The first public flight demonstration of the P12 Martin Jetpack has been a success.

Martin Aircraft Company chief executive Peter Coker said last week the P12 - flown by the firm's director of flight operations, Mike Read, a former Australian Air Force pilot - would fly up to 8m above the OCT Waterpark, in the Southern Chinese city of Shenzhen, for about five minutes.

A video taken by China Daily News in Shenzhen showed the test flight went off seemingly without a hitch.

China Daily reported Kuang-Chi Science Ltd, a Shenzhen-based high-tech company, presented the US$250,000 jetpack and signed a sales contract of 100 units with three companies.

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An unmanned version was also flown in Shenzhen.

The jetpack can be flown by a pilot or remote control and potential uses include search and rescue, military, recreational, and commercial applications.

It can fly for 30 minutes, at up to 74km/h to an altitude of 1000m.

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Last month the company signed a memorandum of understanding with Dubai Civil Defence for the intended future delivery of manned and unmanned jetpacks, simulators, spare parts, support services and pilot and engineer training for civil defence and fire service personnel.

It covers an initial tranche of up to 20 jetpacks and two simulators.

Coker said Dubai Civil Defence was targeting the jetpack for use around "initial reactions and eventually rescue environments as well".

Martin Jetpack: Shares soar to 6-month high following successful flight

Martin Aircraft's ASX-listed shares rose to a six-month high on sales of the world's first commercial jetpack, which had its first public demonstration in front of a crowd of thousands in Shenzen, China.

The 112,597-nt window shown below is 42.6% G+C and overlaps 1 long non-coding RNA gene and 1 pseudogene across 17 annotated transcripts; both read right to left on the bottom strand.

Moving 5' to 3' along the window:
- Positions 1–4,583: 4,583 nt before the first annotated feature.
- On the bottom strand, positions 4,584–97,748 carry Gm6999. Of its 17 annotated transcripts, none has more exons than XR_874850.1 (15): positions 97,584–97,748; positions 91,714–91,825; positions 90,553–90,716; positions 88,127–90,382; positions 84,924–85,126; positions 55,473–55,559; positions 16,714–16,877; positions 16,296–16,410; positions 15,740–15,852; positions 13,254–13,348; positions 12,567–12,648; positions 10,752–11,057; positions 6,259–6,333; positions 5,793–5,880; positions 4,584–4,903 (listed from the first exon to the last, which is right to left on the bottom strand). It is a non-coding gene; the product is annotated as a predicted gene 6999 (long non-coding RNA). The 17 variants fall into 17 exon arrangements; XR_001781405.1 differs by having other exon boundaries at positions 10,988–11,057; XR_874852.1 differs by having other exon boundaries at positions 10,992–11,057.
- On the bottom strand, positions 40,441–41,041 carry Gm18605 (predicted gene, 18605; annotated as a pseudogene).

The Christchurch-based company completed a five-minute public manned flight of the P12 Martin Jetpack in Shenzen over the weekend. Today its shares rose to as high as A$1.05 and were recently at 95 Australian cents, up from a low of 39 cents in September and up from their 60 cent listing price in February this year. They briefly soared to A$3.15 in March.

The company's Hong Kong-based joint venture, Kuangchi Martin Jetpack, co-owned with its largest shareholder Kuangchi Science, has signed three "intention framework agreements" for 100 manned jetpacks and 20 simulators to unnamed parties, the company said in a statement today.

The deals are subject to agreeing procurement contacts by June 30, 2016, which will include the final price and support, it said. The agreements are said to be part of a China 'Ironman Club' concept where the companies involved provide Martin and Kuangchi science capabilities in China, which Martin says is one of the fastest-growing markets for private aviation as previously off-limit airspace is opened for civilian operations.

Last month the company signed a memorandum of understanding with Dubai Civil Defence for the intended future delivery of manned and unmanned jetpacks and simulators, along with pilot and engineer training for civil defence and fire service personnel. The initial tranche of the deal involves 20 jetpacks and simulators.

Martin Aircraft hopes to have the first deliveries of its commercial jetpack in the second half of next year and a personal jetpack available from the second quarter of 2017. It reported a $5.2 million full-year loss in August after raising $28 million in its Australian listing.

The jetpack is able to be flown by a pilot or via remote control and its potential use includes search and rescue, military, recreational, and commercial applications. It can fly for up to 30 minutes at a maximum speed of 74 kilometres an hour at an altitude of 1,000 metres.

Martin jetpack

• Will be able to fly for 30 minutes, at up to 74km/h, to an altitude of 1000m.
• First commercial deliveries anticipated next year.
• Personal jetpack, for recreational use, expected to become available in 2017, with a price tag of less than US$150,000.jectid=11504446' target='_blank'>Martin Aircraft posts full-year loss